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Ladies' semi-final preview: discovering Angelique Kerber

Angelique Kerber celebrates after defeating Sabine Lisicki and moving on to the semi-finals.
by Vivienne Christie
Thursday 5 July 2012

After a stunning run of form that saw her blitz past Kim Clijsters in the fourth round and outclass Sabine Lisicki in a tense three-set quarter-final, we know all about Angelique Kerber’s composure on the game’s biggest stage. With the German also finishing runner-up in Eastbourne, where she held five match points against Tamira Paszek, we also understand her naturally aggressive game is well-suited to grass.

However there’s more to the 24-year-old than her ability to grind out wins in the most spectacular settings. Here are some other facts you might be interested to know about Kerber ahead of her semi-final showdown with Agnieszka Radwanska.

A year to remember: A first-round loss to Laura Robson at the 2011 Championships was a low point for Kerber, who subsequently dropped outside the top 100. Resilience is obviously a feature though – by season’s end she’d progressed to her first major semi-final at the US Open to finish 2011 inside the top 40 for the first time. After two tournament wins and all-round consistency this year, Kerber started the 2012 Championships at a career-high world No.8.

Not-so-Poles apart: One of Kerber’s closest friends on tour is Caroline Wozniacki, who like Kerber, has Polish ancestry. The two players have formed a strong bond while conversing in Polish. That heritage adds another interesting dimension to her semi-final against history-making Pole Agnieszka Radwanska – another good friend of Angie’s.

Call her Angie: Tradition decrees that you’ll hear the German charmingly addressed as “Miss Kerber” at the All England Club; elsewhere she’s known as Angelique but the player herself prefers to go by “Angie” – especially if it’s coming from her mother, Beata, who is also her manager and a constant presence on tour. “I just know that if my mum says ‘Angelique,’ something is wrong!” Kerber laughs.

In the company of superstars: Kerber is one of seven German women to achieve a top 10 ranking, and has thrived under the example shown by the one contemporary on that list, Andrea Petkovic, with whom she occasionally trains. However it’s Steffi Graf who provides the biggest inspiration, the 22-time Grand Slam champion is the person Kerber would most love to meet.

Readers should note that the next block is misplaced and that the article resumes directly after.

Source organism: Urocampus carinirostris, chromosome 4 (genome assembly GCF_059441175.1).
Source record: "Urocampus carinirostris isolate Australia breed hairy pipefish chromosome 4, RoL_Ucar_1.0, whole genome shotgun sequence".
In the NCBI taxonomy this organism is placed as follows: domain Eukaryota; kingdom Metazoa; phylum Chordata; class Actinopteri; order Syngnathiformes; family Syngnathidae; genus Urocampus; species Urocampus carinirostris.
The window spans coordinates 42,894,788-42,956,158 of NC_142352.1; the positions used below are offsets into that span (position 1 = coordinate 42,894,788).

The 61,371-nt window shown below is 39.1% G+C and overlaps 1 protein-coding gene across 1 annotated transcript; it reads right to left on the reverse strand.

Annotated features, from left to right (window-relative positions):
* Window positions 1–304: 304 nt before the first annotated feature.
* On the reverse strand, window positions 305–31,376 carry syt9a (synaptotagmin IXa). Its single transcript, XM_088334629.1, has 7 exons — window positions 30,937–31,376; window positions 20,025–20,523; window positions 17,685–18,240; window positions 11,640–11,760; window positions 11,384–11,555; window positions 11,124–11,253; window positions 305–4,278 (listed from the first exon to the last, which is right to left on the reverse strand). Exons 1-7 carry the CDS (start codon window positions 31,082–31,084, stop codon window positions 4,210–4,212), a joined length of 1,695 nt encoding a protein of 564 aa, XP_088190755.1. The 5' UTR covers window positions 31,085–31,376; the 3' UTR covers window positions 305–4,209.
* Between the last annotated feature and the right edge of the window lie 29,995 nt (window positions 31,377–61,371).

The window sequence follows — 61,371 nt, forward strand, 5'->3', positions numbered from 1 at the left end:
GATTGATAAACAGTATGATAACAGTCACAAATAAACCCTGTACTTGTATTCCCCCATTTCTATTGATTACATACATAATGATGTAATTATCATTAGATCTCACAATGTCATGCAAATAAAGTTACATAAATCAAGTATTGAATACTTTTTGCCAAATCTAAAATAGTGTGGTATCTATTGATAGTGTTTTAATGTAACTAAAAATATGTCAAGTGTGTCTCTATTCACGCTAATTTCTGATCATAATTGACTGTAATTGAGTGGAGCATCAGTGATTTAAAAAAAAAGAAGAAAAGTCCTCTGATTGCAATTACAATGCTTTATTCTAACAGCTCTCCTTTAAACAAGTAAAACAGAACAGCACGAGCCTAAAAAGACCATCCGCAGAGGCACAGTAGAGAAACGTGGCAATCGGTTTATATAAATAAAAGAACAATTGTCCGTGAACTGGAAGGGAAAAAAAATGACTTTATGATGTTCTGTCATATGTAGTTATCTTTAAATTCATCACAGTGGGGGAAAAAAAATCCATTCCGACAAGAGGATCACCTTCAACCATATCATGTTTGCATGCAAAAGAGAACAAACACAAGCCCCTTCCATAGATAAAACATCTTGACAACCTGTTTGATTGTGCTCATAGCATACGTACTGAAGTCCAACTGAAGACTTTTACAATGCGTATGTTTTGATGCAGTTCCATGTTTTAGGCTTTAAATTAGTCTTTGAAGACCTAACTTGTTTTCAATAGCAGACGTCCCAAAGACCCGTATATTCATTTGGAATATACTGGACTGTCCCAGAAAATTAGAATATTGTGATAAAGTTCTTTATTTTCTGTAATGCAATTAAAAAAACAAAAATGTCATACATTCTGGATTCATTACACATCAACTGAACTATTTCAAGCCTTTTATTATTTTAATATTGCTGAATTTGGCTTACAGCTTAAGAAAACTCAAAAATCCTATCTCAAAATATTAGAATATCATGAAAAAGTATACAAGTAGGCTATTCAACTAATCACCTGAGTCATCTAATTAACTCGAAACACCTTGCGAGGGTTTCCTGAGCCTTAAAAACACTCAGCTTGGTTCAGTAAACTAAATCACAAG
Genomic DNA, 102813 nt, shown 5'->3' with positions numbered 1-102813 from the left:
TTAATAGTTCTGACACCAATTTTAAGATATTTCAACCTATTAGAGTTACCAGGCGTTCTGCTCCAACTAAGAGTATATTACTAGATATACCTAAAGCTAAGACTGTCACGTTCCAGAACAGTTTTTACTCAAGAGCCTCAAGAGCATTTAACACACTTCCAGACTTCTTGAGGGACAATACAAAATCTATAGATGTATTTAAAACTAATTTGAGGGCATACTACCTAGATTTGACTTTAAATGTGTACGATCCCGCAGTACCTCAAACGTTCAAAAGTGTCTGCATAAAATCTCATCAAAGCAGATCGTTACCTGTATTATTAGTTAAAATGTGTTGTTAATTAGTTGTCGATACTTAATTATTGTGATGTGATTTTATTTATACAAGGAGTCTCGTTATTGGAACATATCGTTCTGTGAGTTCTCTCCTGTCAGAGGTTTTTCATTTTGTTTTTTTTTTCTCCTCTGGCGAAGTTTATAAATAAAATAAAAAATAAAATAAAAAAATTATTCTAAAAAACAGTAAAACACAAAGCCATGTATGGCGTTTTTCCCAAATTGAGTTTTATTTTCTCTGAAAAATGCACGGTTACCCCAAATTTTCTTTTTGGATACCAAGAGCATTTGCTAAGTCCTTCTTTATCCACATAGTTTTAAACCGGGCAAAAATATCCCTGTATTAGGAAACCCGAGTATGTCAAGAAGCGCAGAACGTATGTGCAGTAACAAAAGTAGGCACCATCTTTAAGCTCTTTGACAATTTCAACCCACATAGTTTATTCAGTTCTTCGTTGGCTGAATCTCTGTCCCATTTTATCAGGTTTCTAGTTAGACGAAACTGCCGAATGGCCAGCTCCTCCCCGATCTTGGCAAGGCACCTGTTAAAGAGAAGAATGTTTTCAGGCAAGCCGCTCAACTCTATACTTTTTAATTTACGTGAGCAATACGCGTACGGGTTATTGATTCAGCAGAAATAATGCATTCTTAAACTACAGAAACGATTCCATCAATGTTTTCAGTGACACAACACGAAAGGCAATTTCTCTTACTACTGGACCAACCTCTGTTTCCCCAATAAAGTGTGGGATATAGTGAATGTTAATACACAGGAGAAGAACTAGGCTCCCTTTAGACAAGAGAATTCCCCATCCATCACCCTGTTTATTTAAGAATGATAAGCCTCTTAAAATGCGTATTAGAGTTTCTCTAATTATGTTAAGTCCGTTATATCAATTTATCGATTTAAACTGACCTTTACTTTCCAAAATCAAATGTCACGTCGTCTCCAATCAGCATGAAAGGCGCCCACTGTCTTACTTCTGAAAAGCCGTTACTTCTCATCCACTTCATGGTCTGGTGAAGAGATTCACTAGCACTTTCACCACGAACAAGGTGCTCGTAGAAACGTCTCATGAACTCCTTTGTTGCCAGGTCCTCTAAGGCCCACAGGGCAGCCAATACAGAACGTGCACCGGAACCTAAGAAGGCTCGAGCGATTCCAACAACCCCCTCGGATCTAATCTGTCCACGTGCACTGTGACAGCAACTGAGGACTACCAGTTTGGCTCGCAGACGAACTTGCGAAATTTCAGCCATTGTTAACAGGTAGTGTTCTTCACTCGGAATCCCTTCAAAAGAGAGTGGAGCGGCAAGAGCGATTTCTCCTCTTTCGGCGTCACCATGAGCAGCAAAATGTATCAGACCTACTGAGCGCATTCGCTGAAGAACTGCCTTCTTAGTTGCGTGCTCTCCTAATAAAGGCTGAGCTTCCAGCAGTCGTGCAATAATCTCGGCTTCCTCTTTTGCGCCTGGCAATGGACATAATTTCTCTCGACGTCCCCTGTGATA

An all-round good sport: Kerber’s favourite sport – outside tennis of course – is swimming. It’s a sport that comes naturally, too, with the young Angie winning several swimming events as a child, before turning her attention to tennis.

Success in any language: As a two-time Grand Slam semi-finalist and firmly entrenched member of the world’s top 10, Kerber is attracting plenty of media attention. The tri-lingual Angie is well equipped to talk it up too: she’s fluent in German, Polish and English.

When in Rome: Travel can become tiresome when tennis takes you overseas for most months of the year, but Kerber appreciates the chance to experience other cultures. One of her favourite cities is Rome, and as she progressed to the semi-finals of the WTA event in Rome in May, she also enjoyed visiting the Vatican City and the Spanish Steps. “That week will remain memorable for me for one more reason,” Kerber writes on her official website. “[It’s where] I broke the Top 10 for the first time.”

From shopping to sleeping: Like most 24-year-olds, Kerber loves spending time with her friends, with shopping and dancing among her favourite off-court activities. They’re exhausting hobbies too – her other favourite off-court activity is sleeping.

Musically minded: Maybe Angie gets her playing rhythm from the musicals she so enjoys. The upside to losing early in the 2011 Championships was the chance to take in Wicked, Phantom of the Opera and the Ghost premiere. By the way, she spent the majority of her last visit to London travelling by Tube. Somehow we can’t help thinking London has been a different experience this time around – not that Angie, in career-best form, would be complaining.

If she wasn’t a tennis player: She’d be a … tennis player! So passionate about succeeding in the sport she first started playing at age three, Kerber never prepared for anything else and is genuinely stymied when asked to name an alternative career choice. As her Wimbledon semi-final appearance shows, however, it’s working out quite nicely so far.


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